By Judie Steeves
Okanagan residents must stop watering lawns says Chris Wood, an author who has written frequently about the critical role water plays in the economy.
“The water used on Okanagan lawns could support the indoor water needs of three times the valley’s current population,” he explained.
In order to “get the best bang per drop,” Wood says we need a better return on our water investment. We need to capture the value of Nature.
“You’re familiar with National Security; but now you need to be concerned about Natural Security,” he told the politicians and others attending the Okanagan Basin Water Board’s annual meeting in Kelowna Friday.
“The value of natural systems (on a global basis) has gone up,” he said.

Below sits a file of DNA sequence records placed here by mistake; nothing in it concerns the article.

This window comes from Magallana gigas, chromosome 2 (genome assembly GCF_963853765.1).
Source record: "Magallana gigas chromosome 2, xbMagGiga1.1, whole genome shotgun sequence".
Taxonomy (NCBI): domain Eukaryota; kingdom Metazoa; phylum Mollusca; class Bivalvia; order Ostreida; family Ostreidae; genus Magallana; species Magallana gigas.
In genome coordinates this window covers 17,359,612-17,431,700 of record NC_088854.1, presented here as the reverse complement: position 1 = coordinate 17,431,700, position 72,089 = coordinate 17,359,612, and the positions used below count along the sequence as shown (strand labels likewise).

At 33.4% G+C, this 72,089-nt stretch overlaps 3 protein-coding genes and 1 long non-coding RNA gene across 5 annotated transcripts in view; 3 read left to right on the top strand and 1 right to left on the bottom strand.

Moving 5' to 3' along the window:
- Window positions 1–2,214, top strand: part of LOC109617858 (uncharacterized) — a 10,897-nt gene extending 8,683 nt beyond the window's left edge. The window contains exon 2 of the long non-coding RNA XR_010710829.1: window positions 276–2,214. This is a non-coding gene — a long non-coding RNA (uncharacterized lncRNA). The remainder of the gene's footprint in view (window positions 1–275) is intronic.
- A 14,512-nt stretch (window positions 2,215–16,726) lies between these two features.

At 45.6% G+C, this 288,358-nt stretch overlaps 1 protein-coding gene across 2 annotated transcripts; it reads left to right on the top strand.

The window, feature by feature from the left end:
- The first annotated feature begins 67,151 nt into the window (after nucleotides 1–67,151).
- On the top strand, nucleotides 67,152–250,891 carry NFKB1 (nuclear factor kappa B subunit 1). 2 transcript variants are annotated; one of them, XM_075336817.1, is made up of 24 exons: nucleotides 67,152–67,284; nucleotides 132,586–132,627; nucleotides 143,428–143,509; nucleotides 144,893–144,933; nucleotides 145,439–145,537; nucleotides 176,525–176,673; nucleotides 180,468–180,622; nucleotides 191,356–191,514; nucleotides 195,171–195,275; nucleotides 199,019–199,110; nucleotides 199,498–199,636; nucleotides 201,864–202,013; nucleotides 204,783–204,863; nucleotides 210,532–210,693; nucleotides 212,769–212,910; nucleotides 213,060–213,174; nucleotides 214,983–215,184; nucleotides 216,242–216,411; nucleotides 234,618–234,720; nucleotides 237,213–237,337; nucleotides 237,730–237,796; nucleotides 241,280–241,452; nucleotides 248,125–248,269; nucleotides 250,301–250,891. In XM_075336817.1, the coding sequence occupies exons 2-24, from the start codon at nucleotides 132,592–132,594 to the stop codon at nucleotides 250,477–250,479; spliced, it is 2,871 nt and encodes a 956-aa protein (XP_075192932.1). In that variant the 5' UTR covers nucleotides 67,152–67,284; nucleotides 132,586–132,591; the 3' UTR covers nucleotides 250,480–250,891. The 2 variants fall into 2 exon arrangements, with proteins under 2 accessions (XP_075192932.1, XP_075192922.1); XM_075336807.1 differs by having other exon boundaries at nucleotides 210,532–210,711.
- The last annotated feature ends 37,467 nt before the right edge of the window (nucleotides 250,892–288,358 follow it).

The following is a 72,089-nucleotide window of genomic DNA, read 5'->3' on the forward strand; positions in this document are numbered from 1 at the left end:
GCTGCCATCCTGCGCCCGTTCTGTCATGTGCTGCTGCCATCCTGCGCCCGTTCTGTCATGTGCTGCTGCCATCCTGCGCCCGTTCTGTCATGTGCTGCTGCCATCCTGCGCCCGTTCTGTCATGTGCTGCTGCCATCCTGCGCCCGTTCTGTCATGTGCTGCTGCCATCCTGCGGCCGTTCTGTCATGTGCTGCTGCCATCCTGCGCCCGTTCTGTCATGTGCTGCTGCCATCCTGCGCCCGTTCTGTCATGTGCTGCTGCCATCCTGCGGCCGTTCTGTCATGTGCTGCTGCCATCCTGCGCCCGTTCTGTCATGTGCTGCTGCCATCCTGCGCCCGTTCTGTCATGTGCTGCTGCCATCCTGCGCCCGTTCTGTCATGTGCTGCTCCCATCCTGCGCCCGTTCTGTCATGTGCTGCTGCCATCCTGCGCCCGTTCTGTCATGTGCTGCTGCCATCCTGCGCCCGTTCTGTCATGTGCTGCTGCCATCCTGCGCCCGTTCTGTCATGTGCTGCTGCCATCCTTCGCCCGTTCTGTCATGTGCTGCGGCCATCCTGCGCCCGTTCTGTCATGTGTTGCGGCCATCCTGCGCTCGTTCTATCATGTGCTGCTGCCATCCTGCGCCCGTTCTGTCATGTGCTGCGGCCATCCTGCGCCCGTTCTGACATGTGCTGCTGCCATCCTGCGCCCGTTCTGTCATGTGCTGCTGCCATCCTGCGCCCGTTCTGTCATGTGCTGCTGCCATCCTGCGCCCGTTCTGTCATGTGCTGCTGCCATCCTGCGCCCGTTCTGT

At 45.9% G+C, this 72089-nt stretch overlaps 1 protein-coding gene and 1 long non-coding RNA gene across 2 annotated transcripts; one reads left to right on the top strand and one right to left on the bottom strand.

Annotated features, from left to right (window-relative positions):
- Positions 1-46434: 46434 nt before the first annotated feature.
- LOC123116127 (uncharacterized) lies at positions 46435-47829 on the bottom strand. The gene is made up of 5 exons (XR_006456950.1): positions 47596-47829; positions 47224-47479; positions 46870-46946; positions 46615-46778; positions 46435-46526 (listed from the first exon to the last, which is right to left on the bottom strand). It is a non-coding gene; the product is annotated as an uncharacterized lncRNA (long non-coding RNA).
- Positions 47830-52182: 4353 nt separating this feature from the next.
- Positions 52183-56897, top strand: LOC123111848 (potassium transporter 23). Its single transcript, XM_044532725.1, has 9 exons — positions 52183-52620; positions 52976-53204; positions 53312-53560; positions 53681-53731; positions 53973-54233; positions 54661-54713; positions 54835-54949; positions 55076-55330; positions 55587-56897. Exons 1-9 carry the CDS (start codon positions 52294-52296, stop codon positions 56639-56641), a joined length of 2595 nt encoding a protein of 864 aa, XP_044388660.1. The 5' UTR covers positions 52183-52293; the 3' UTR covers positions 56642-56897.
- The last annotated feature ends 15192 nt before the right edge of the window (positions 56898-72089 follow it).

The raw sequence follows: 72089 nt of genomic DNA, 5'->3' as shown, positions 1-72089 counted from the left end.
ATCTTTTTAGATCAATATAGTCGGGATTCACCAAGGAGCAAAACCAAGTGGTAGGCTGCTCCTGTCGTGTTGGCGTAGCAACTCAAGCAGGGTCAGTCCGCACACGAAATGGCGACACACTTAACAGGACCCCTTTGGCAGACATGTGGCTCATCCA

Until 1980, we had more water than we knew what to do with, but today the trend is to us using more than Nature can supply, he explained.
He called it an “eco-overdraft. Climate change is a reflection of us over-loading the earth’s ability to metabolize the carbon dioxide we’re producing.”
Although the Okanagan is way ahead on many fronts, not enough is being done to capture the value of Nature, he said.
It’s important that the valley gather data on its water: what is being used and what is being lost, for instance, in order that its management better reflect its value, he said.
“Value your water and your landscapes,” he advised.